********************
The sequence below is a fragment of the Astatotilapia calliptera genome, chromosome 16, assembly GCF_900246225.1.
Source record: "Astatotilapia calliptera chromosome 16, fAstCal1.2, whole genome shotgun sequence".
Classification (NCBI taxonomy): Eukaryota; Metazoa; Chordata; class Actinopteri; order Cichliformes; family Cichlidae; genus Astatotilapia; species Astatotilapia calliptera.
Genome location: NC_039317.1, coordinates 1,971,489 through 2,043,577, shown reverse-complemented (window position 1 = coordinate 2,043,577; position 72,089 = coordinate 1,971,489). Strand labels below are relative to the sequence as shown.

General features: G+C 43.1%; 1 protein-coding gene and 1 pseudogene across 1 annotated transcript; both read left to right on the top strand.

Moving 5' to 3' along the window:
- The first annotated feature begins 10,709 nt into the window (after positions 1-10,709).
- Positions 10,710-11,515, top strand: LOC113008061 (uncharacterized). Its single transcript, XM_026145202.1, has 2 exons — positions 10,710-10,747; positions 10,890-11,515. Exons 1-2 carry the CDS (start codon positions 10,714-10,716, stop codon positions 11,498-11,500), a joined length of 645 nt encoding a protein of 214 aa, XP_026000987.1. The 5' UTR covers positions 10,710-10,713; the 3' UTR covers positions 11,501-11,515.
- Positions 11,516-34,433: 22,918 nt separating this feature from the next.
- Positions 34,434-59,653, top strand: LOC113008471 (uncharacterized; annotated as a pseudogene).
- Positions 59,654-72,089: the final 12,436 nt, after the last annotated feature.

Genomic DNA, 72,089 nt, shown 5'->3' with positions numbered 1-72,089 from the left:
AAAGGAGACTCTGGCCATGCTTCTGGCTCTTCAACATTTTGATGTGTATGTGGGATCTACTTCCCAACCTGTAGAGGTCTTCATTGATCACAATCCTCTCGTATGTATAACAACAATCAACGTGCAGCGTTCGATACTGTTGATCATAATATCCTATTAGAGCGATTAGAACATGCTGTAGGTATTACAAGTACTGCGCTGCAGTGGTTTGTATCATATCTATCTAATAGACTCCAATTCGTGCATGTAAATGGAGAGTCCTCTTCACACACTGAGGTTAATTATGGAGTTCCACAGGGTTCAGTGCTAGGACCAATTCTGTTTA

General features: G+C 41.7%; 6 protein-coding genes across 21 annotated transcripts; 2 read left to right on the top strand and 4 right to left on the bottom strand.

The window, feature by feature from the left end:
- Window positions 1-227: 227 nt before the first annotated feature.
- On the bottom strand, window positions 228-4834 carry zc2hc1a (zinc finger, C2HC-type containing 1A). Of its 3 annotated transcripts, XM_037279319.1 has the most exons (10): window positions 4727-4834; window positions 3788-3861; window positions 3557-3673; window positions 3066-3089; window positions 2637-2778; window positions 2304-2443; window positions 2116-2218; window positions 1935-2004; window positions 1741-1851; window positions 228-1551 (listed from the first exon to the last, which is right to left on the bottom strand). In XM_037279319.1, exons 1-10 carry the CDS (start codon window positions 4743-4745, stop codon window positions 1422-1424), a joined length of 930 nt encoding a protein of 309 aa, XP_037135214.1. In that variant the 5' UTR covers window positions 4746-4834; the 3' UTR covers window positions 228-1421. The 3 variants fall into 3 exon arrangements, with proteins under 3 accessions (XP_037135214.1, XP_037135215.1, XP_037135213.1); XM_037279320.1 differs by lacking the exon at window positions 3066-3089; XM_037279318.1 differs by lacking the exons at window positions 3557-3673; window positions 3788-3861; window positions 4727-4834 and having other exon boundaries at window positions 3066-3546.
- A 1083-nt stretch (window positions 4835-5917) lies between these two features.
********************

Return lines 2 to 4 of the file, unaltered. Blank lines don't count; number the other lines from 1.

Source record: "Astatotilapia calliptera chromosome 16, fAstCal1.2, whole genome shotgun sequence".
Classification (NCBI taxonomy): Eukaryota; Metazoa; Chordata; class Actinopteri; order Cichliformes; family Cichlidae; genus Astatotilapia; species Astatotilapia calliptera.
Genome location: NC_039317.1, coordinates 1,971,489 through 2,043,577, shown reverse-complemented (window position 1 = coordinate 2,043,577; position 72,089 = coordinate 1,971,489). Strand labels below are relative to the sequence as shown.